Not fearful however I can’t help but ask myself, who is next? What person in my life will be the next to go? Where will I be when I hear the earth-shattering news that yet another person has left this earth? Maybe it will be me. I rise in the morning and wonder if today is my last, and I go to bed at night thinking I may awake in a place called eternity. At a grief seminar last week I realized it’s good to come to terms with death, to ponder your own death. Just because you want to die doesn’t mean you’re suicidal.

I know this post is a little scattered but to make sense of death is very difficult. Once the griever, now I feel called to be the comforter. How do you comfort a grieving friend? What do you say to a father who has just lost his son, or a sister who has lost her only brother?

I am comforted by one thing only. The Lord is here. The Lord is with you. Most of the time there are no words or deeds to mend a grieving heart. But the simple act of being with someone can make the grieving process a great deal better.

Afraid to live Afraid to die

Fear: noun; a distressed emotion aroused by impending danger, evil, or pain.

I suppose fear is a result of death, and that of sin. As expected, these days I am depleted by the fear of death more than ever before. I use to think about death in a good way. It was my ultimate outcome, a sign of a job well done, the end of the race.

Now it scares me.

I fear losing another close friend. I fear dying when my time comes. How will it feel to leave my body, this vessel I call home, and to experience a state of bodilessness.

My fear extends beyond death. I’m now afraid to live. Afraid of making memories without him. Afraid of doing things we used to do together. Afraid of growing older than him, for he was always a year ahead of me. Afraid of stepping into new chapters of life and not being able to tell him about them. And most of all, afraid of forgetting things we did together.

When someone dies, memories are all that remain. Photographs hardly do them justice. But what of when I forget the sound of his voice, the way he walked, the expressions he made?

I was at first comforted by the thought of seeing him again; heaven seemed all the more near. But as one morning without Johnny in this world becomes a few dozen, I search in vain for that comfort?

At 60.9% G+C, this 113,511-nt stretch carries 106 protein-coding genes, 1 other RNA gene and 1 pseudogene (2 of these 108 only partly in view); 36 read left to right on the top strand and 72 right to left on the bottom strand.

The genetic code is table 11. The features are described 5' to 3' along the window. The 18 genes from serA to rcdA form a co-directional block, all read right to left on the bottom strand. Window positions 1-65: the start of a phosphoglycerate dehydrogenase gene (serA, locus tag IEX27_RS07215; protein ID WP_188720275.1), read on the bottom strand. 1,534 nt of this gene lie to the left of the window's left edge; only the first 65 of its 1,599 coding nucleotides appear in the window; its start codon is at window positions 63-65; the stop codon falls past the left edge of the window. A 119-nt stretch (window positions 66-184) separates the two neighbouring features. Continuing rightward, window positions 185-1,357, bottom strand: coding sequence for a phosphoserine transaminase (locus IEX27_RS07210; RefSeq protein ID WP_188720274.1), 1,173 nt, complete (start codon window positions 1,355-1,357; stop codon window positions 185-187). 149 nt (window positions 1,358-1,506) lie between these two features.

I remember a famous line from Shakespeare’s Hamlet, “To be or not to be, that is the question.” 

Last week I didn’t want to beBut with each new morning in this sad chapter of life I realize that Someone wants me to be. And as long as I am here, ’till the day I get to see Johnny again, I will carry out the tasks my Father has asked of me.

As I start a new week I pray these words from the Psalms, “Restore to me the joy of your salvation.”

New Year’s Eve in a Congolese Church


I spent New Year’s eve in a Congolese church, singing about God’s faithfulness and dancing to the beat of the African drum, alongside a people with whom I share a history.

My father is Rwandan, born in the neighboring country Burundi, but he grew up in Congo, a country once known as Zaire. While he lived in Africa, Congo Kinshasa was home to my father and though he was not Congolese, he spoke Lingala, Swahili, and French.

Image result for map of congo and rwanda


Lingala is what I heard the night of New Year’s eve from a host of African Christians praising God in their own tongue and in their own form of worship, through dance and song. I danced too, awkwardly I suppose, but freely and without hesitation. I listened to the French songs and sang to the best of my limited French ability. They also sang songs in Swahili jumping and waving their hands, so I mimicked the phrases and thought about this language my Grandparents spoke, two African individuals of my own bloodline whom I never really got to know.

The service was wonderfully long and continued through the night until the  New Year came. “You are from Ethiopia?” the Pastor asked, putting me on the spot in front of the whole congregation. “No” I replied naturally. “Well, they say the most beautiful women come from Ethiopia. You must have some African heritage in you.” I didn’t know whether I should be offended or flattered, nor did I know quite how to respond.